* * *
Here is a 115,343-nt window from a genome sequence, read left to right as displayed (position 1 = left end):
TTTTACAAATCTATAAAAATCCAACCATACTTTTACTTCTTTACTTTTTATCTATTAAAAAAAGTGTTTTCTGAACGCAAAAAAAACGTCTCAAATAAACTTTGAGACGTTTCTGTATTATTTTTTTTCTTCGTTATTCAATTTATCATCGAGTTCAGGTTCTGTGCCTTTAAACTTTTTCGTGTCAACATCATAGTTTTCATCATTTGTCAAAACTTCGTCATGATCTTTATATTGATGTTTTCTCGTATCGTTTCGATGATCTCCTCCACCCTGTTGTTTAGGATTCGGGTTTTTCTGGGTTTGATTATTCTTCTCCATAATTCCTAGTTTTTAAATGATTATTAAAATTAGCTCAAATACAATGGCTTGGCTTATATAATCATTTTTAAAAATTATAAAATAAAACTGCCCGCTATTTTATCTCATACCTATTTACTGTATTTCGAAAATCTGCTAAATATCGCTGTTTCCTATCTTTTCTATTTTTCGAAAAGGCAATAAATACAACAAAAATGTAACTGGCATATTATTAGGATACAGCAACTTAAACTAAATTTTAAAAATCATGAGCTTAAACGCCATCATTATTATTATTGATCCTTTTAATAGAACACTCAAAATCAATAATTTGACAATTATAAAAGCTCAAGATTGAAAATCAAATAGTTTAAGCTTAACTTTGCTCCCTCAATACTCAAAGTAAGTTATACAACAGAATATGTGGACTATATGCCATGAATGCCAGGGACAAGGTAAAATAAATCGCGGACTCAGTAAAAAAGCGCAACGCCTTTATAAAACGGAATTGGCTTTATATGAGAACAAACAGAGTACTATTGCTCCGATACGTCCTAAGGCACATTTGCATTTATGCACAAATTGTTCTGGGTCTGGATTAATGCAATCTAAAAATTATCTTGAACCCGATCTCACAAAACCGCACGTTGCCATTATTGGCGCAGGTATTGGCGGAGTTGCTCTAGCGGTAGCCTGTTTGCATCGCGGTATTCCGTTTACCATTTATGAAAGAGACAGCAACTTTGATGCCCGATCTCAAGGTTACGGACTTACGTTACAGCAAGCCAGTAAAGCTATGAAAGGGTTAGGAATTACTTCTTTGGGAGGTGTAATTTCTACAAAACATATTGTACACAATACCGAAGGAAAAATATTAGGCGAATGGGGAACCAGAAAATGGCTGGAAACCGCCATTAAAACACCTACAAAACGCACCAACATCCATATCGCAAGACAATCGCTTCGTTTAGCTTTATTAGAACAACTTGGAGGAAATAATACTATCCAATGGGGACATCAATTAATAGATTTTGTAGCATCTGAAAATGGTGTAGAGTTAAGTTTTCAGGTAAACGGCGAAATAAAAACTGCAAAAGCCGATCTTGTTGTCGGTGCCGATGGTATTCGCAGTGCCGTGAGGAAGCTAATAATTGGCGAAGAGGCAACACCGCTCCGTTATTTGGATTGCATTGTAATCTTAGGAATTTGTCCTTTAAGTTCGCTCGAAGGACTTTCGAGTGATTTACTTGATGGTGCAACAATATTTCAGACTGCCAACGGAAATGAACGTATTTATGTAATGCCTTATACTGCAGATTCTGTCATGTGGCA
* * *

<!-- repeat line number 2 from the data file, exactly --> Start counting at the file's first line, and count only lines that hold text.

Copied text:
TTTTACAAATCTATAAAAATCCAACCATACTTTTACTTCTTTACTTTTTATCTATTAAAAAAAGTGTTTTCTGAACGCAAAAAAAACGTCTCAAATAAACTTTGAGACGTTTCTGTATTATTTTTTTTCTTCGTTATTCAATTTATCATCGAGTTCAGGTTCTGTGCCTTTAAACTTTTTCGTGTCAACATCATAGTTTTCATCATTTGTCAAAACTTCGTCATGATCTTTATATTGATGTTTTCTCGTATCGTTTCGATGATCTCCTCCACCCTGTTGTTTAGGATTCGGGTTTTTCTGGGTTTGATTATTCTTCTCCATAATTCCTAGTTTTTAAATGATTATTAAAATTAGCTCAAATACAATGGCTTGGCTTATATAATCATTTTTAAAAATTATAAAATAAAACTGCCCGCTATTTTATCTCATACCTATTTACTGTATTTCGAAAATCTGCTAAATATCGCTGTTTCCTATCTTTTCTATTTTTCGAAAAGGCAATAAATACAACAAAAATGTAACTGGCATATTATTAGGATACAGCAACTTAAACTAAATTTTAAAAATCATGAGCTTAAACGCCATCATTATTATTATTGATCCTTTTAATAGAACACTCAAAATCAATAATTTGACAATTATAAAAGCTCAAGATTGAAAATCAAATAGTTTAAGCTTAACTTTGCTCCCTCAATACTCAAAGTAAGTTATACAACAGAATATGTGGACTATATGCCATGAATGCCAGGGACAAGGTAAAATAAATCGCGGACTCAGTAAAAAAGCGCAACGCCTTTATAAAACGGAATTGGCTTTATATGAGAACAAACAGAGTACTATTGCTCCGATACGTCCTAAGGCACATTTGCATTTATGCACAAATTGTTCTGGGTCTGGATTAATGCAATCTAAAAATTATCTTGAACCCGATCTCACAAAACCGCACGTTGCCATTATTGGCGCAGGTATTGGCGGAGTTGCTCTAGCGGTAGCCTGTTTGCATCGCGGTATTCCGTTTACCATTTATGAAAGAGACAGCAACTTTGATGCCCGATCTCAAGGTTACGGACTTACGTTACAGCAAGCCAGTAAAGCTATGAAAGGGTTAGGAATTACTTCTTTGGGAGGTGTAATTTCTACAAAACATATTGTACACAATACCGAAGGAAAAATATTAGGCGAATGGGGAACCAGAAAATGGCTGGAAACCGCCATTAAAACACCTACAAAACGCACCAACATCCATATCGCAAGACAATCGCTTCGTTTAGCTTTATTAGAACAACTTGGAGGAAATAATACTATCCAATGGGGACATCAATTAATAGATTTTGTAGCATCTGAAAATGGTGTAGAGTTAAGTTTTCAGGTAAACGGCGAAATAAAAACTGCAAAAGCCGATCTTGTTGTCGGTGCCGATGGTATTCGCAGTGCCGTGAGGAAGCTAATAATTGGCGAAGAGGCAACACCGCTCCGTTATTTGGATTGCATTGTAATCTTAGGAATTTGTCCTTTAAGTTCGCTCGAAGGACTTTCGAGTGATTTACTTGATGGTGCAACAATATTTCAGACTGCCAACGGAAATGAACGTATTTATGTAATGCCTTATACTGCAGATTCTGTCATGTGGCA